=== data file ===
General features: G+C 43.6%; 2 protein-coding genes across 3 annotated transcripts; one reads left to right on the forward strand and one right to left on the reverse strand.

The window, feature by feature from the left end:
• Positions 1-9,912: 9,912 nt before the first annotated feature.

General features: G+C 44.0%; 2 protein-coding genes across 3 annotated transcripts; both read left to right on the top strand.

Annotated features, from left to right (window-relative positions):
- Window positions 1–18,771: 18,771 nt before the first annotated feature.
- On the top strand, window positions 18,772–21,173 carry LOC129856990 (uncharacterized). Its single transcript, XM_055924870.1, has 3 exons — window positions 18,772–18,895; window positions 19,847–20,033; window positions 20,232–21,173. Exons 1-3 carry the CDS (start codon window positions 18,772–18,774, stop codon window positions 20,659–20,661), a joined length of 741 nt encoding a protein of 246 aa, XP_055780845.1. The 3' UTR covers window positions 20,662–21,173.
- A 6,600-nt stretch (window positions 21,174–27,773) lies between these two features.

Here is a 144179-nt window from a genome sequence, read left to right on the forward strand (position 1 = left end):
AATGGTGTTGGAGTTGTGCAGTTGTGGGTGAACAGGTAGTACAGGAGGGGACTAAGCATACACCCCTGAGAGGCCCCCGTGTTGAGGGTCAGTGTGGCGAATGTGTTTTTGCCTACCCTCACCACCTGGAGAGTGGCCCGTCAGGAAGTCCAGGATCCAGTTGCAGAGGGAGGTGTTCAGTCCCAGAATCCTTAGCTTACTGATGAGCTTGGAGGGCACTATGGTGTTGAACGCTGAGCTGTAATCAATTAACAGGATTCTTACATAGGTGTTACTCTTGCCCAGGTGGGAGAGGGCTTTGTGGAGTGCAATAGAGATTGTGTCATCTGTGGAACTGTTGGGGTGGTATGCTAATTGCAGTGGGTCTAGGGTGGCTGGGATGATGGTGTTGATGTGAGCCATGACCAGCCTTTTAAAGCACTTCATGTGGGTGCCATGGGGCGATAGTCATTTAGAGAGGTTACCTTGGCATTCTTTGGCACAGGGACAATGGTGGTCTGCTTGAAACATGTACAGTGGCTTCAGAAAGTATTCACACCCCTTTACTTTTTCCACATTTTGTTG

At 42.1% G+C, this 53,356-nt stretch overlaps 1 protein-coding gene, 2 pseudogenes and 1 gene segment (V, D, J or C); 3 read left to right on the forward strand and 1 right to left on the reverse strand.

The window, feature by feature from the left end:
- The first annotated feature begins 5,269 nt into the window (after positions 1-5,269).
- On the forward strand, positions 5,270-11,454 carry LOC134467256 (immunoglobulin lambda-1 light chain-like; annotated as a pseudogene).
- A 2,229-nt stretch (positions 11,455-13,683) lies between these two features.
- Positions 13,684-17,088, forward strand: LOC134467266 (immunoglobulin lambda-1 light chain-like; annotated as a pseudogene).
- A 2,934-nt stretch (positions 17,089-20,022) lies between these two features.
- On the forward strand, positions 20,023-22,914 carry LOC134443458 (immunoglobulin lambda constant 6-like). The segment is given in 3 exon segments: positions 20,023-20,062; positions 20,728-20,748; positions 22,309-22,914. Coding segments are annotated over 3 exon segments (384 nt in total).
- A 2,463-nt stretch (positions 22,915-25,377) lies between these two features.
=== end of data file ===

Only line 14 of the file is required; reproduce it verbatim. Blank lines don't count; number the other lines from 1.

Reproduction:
- On the forward strand, positions 5,270-11,454 carry LOC134467256 (immunoglobulin lambda-1 light chain-like; annotated as a pseudogene).